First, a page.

Heart failure may be accompanied by: Fatigue, a persistent cough or swelling of the feet, ankles and legs.

Next steps: Among other tests, your doctor will probably order an EKG, a chest X-ray to determine whether the heart is enlarged or there’s fluid in the lungs, and a blood test for the hormone BNP (levels increase in patients with heart failure).

Treatment: You’ll probably be given medications that lower blood pressure and reduce the heart’s workload. You also might need surgically implanted electrodes to correct heartbeat irregularities (arrhythmias) or increase the force of the heartbeat.

Important: Shortness of breath also is a classic sign of a heart attack. If you’re suddenly breathless and it’s a new symptom, get to an emergency room right away or call 911.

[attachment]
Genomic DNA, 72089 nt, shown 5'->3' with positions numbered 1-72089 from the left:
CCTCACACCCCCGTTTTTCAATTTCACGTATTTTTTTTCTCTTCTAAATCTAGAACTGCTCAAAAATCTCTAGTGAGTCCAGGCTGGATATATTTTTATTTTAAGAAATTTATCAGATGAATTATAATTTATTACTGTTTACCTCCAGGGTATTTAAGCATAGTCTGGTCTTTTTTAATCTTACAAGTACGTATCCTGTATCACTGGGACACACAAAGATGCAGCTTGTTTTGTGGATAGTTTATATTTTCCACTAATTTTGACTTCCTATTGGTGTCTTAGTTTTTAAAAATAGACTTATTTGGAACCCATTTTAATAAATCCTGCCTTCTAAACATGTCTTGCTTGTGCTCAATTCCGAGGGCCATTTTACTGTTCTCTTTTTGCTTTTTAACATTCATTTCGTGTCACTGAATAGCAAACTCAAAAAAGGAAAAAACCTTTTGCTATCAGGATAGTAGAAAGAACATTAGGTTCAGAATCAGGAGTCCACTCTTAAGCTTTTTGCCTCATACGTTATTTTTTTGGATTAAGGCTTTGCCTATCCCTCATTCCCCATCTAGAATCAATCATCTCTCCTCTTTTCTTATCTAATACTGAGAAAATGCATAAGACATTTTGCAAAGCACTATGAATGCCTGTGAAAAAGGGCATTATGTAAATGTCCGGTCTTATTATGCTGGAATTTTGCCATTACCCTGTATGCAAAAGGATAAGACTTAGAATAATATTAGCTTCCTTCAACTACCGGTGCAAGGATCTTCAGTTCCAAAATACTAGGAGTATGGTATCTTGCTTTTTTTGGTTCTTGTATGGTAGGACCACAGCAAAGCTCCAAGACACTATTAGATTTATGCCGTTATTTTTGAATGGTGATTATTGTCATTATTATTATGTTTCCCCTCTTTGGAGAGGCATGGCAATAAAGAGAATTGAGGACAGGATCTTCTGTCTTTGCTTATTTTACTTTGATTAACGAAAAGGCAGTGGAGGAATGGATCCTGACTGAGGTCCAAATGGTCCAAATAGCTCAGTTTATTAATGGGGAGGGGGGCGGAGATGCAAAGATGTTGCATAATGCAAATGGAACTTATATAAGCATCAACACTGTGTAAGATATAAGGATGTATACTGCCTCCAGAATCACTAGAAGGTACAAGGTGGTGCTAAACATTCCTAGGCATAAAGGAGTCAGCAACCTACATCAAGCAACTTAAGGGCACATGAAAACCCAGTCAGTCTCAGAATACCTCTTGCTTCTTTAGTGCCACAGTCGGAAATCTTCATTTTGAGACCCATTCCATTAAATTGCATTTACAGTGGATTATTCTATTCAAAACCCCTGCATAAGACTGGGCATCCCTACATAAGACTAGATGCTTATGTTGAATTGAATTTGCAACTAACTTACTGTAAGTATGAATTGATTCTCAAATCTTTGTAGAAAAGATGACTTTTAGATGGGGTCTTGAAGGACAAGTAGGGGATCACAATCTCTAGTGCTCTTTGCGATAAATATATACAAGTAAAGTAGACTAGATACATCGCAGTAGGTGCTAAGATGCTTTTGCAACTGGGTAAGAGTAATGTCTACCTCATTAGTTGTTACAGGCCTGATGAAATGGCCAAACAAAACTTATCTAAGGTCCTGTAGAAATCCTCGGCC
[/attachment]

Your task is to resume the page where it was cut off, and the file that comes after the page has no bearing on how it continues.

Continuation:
Pulmonary embolism. You should suspect that you have this condition, which occurs when a blood clot enters a lung, if you have sudden shortness of breath. What usually happens is that a blood clot from a leg vein travels to an artery in a lung and blocks circulation. About 30% of patients with a pulmonary embolism will die if they don’t get emergency treatment.

Pulmonary embolism may be accompanied by: Chest pain and/or coughing (with or without blood). Some patients will notice pain, swelling or discoloration on part of one leg—a sign that blood clots have formed.

Next steps: Call 911. An ultrasound or CT scan will be used to detect clots. Your doctor might order a lung ventilation/perfusion scan to show how well blood is flowing through the lungs.

Treatment: You will be hospitalized if you have (or are suspected of having) a pulmonary embolism. You’ll probably be given intravenous heparin, a fast-acting blood thinner, along with oral warfarin (Coumadin) to prevent additional clots from forming. Most patients will continue anticoagulant therapy for at least six months.